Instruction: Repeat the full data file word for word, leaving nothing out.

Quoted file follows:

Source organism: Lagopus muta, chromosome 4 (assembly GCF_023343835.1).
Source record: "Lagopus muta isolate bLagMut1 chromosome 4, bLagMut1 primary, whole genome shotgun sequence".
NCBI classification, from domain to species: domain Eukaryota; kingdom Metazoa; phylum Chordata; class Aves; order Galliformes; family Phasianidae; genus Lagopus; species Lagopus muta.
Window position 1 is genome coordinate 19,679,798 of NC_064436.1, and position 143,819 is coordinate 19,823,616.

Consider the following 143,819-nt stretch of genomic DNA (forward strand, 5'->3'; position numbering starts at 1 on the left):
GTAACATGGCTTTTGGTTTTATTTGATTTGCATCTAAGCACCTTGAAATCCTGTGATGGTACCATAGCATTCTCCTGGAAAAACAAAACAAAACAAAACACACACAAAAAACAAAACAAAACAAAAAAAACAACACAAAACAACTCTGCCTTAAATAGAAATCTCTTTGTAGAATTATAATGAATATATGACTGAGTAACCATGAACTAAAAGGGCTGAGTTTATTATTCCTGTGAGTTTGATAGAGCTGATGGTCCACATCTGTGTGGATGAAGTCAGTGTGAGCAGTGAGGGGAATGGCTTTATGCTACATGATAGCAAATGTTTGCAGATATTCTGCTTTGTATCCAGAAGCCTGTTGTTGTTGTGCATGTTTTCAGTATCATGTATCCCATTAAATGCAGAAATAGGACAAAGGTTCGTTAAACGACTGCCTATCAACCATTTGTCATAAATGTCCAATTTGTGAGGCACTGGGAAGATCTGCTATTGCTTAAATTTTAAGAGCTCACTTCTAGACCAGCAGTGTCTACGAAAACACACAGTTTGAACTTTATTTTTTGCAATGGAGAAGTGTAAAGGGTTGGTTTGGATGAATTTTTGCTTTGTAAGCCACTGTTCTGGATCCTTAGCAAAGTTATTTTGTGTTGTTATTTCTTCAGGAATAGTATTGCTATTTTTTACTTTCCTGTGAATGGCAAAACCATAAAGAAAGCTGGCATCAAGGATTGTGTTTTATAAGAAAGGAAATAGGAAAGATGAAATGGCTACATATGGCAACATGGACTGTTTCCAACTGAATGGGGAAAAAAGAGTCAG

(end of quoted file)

Source organism: Lagopus muta, chromosome 4 (assembly GCF_023343835.1).
Source record: "Lagopus muta isolate bLagMut1 chromosome 4, bLagMut1 primary, whole genome shotgun sequence".
NCBI classification, from domain to species: domain Eukaryota; kingdom Metazoa; phylum Chordata; class Aves; order Galliformes; family Phasianidae; genus Lagopus; species Lagopus muta.
Window position 1 is genome coordinate 19,679,798 of NC_064436.1, and position 143,819 is coordinate 19,823,616.

Consider the following 143,819-nt stretch of genomic DNA (forward strand, 5'->3'; position numbering starts at 1 on the left):
GTAACATGGCTTTTGGTTTTATTTGATTTGCATCTAAGCACCTTGAAATCCTGTGATGGTACCATAGCATTCTCCTGGAAAAACAAAACAAAACAAAACACACACAAAAAACAAAACAAAACAAAAAAAACAACACAAAACAACTCTGCCTTAAATAGAAATCTCTTTGTAGAATTATAATGAATATATGACTGAGTAACCATGAACTAAAAGGGCTGAGTTTATTATTCCTGTGAGTTTGATAGAGCTGATGGTCCACATCTGTGTGGATGAAGTCAGTGTGAGCAGTGAGGGGAATGGCTTTATGCTACATGATAGCAAATGTTTGCAGATATTCTGCTTTGTATCCAGAAGCCTGTTGTTGTTGTGCATGTTTTCAGTATCATGTATCCCATTAAATGCAGAAATAGGACAAAGGTTCGTTAAACGACTGCCTATCAACCATTTGTCATAAATGTCCAATTTGTGAGGCACTGGGAAGATCTGCTATTGCTTAAATTTTAAGAGCTCACTTCTAGACCAGCAGTGTCTACGAAAACACACAGTTTGAACTTTATTTTTTGCAATGGAGAAGTGTAAAGGGTTGGTTTGGATGAATTTTTGCTTTGTAAGCCACTGTTCTGGATCCTTAGCAAAGTTATTTTGTGTTGTTATTTCTTCAGGAATAGTATTGCTATTTTTTACTTTCCTGTGAATGGCAAAACCATAAAGAAAGCTGGCATCAAGGATTGTGTTTTATAAGAAAGGAAATAGGAAAGATGAAATGGCTACATATGGCAACATGGACTGTTTCCAACTGAATGGGGAAAAAAGAGTCAG